The Yankees Don’t Want to Pay Jacoby Ellsbury

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Do they have legal grounds to withhold his salary?

In 2011, then-Boston outfielder Jacoby Ellsbury was arguably the best player in baseball. The center fielder hit a mind-boggling .321/.376/.552 (150 wRC+) with 32 homers, 39 steals, and just a 13.4 percent strikeout rate en route to a Troutian 9.5 fWAR season. He never came close to that production again— less for lack of talent and more for lack of health. Ellsbury played in just 92 games combined in 2010 and 2012, bookending his breakout with a pair of lost seasons. Even in 2013, his platform season and second best year by fWAR, he played in only 134 games. A completely healthy Jacoby Ellsbury was a superstar. A completely healthy Jacoby Ellsbury was also a fool’s gamble.

Still, the Yankees decided in the 2013-14 offseason that Ellsbury at 7 years, $153 million was a better investment than Robinson Canó at the 10 years, $240 million Seattle offered. That kind of “fiscal responsibility” (read: penny wise and pound foolish) predictably backfired; after posting 3.6 fWAR in his first year in New York, Ellsbury has since played in just 371 of a possible 810 regular season games across five years, posting just 4.5 combined fWAR over that time. Meanwhile, Canó has had two individual seasons of more than 4.5 fWAR since signing with Seattle, and 2019 was the first year of his contract where he produced less than 2.8 fWAR.

It’s fair to say that the contract was an overpay, and it raised eyebrows even at the time, but no one forced the Yankees to offer an above-market deal for the decline years of an injury-prone player whose game was based on speed. That the Yankees released him earlier this month after he was unable to play for each of the last two seasons was unsurprising.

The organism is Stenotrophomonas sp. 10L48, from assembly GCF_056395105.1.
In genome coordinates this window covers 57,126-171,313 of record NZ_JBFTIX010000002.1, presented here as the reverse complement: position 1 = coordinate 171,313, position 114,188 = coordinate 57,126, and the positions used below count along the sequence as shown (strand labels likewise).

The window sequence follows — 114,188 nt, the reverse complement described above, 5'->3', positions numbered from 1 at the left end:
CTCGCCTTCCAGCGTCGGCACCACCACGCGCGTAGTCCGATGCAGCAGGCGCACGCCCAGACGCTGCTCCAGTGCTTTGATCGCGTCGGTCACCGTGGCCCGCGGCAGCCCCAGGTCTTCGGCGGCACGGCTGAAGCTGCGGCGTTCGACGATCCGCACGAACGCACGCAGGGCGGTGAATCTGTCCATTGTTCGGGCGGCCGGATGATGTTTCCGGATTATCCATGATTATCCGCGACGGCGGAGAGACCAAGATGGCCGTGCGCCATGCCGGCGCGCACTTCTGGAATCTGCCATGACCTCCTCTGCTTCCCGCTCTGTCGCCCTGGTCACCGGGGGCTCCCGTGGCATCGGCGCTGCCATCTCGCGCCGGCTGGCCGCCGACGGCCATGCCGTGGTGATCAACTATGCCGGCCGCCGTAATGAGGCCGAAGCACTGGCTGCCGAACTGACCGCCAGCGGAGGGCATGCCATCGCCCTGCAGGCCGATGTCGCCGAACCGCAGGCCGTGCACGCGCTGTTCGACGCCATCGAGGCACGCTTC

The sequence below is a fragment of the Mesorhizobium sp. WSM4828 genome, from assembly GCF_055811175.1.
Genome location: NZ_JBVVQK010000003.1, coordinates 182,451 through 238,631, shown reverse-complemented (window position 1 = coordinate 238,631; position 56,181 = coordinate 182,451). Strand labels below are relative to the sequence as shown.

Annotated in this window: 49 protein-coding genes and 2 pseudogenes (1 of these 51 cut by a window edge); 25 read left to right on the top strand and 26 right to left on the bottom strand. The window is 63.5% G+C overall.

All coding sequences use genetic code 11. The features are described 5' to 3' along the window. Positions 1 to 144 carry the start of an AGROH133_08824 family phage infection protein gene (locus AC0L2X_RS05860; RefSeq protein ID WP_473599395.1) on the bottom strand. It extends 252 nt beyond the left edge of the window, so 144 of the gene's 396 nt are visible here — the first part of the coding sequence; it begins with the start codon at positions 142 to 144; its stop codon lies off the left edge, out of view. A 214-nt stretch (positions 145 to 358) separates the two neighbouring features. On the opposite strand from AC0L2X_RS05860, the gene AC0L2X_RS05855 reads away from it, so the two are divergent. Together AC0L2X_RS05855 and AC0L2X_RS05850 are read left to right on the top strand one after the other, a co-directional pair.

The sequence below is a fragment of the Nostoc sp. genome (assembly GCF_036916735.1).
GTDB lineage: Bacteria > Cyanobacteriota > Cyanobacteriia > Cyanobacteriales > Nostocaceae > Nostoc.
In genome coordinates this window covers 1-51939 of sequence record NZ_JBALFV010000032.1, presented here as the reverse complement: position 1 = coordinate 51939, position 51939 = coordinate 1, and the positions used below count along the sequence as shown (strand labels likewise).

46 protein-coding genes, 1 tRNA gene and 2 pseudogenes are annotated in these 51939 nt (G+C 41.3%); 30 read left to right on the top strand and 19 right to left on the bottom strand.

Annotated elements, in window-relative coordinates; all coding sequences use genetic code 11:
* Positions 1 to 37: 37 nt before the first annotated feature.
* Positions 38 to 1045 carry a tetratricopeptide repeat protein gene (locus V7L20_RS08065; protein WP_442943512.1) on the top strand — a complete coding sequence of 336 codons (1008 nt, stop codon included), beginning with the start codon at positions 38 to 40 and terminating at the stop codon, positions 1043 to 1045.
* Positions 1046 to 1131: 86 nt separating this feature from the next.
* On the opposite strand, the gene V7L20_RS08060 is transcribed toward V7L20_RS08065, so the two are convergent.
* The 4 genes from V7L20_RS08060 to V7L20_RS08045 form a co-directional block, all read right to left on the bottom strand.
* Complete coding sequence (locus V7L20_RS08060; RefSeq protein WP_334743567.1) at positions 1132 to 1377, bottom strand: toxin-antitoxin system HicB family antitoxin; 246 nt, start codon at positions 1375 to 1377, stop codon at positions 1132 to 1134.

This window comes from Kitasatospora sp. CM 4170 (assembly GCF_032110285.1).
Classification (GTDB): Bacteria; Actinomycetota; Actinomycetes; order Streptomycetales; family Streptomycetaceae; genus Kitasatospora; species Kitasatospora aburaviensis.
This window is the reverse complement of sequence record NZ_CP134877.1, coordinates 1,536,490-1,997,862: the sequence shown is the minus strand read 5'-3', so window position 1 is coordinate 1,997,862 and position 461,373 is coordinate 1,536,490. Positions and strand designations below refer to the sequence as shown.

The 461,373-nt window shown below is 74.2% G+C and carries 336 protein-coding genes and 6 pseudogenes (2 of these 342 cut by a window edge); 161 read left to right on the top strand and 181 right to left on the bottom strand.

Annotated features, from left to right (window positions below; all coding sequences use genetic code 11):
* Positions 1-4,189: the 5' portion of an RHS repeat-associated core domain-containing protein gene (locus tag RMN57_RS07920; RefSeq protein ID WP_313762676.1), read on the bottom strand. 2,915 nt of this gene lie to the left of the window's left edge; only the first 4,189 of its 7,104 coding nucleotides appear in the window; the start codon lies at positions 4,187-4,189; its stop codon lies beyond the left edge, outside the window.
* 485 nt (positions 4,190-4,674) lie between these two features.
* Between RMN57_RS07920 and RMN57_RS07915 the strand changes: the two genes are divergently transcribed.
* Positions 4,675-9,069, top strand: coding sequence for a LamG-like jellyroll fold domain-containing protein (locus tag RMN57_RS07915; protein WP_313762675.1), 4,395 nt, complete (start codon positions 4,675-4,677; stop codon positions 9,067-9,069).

It’s also unsurprising— if disappointing— that the team is attempting to wriggle out from under its obligations to pay Ellsbury. Here’s the thing, though: MLB contracts are fully guaranteed in case of injury, so the Yankees don’t have the right to simply not pay Ellsbury because of his injury— because injuries are rarely the fault of the player. So the Yankees came up with a more, shall we say, creative approach. From Pete Caldera:

The Yankees’ parting with Jacoby Ellsbury has become a more bitter divorce.

Ellsbury’s remaining $26 million is being withheld by the club, which contends that the oft-injured outfielder violated terms of his contract.

According to a person familiar with the situation, the Yankees claim that Ellsbury received outside medical treatment without the club’s permission.

The treatment occurred on multiple occasions and the club only became recently aware of what it views as a breach of contract.

Later, we learned that the Yankees were linking the mysterious doctor to the spectre of performance enhancing drugs.

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The doctor in question is the Progressive Medical Center in Atlanta, as the New York Post relayed.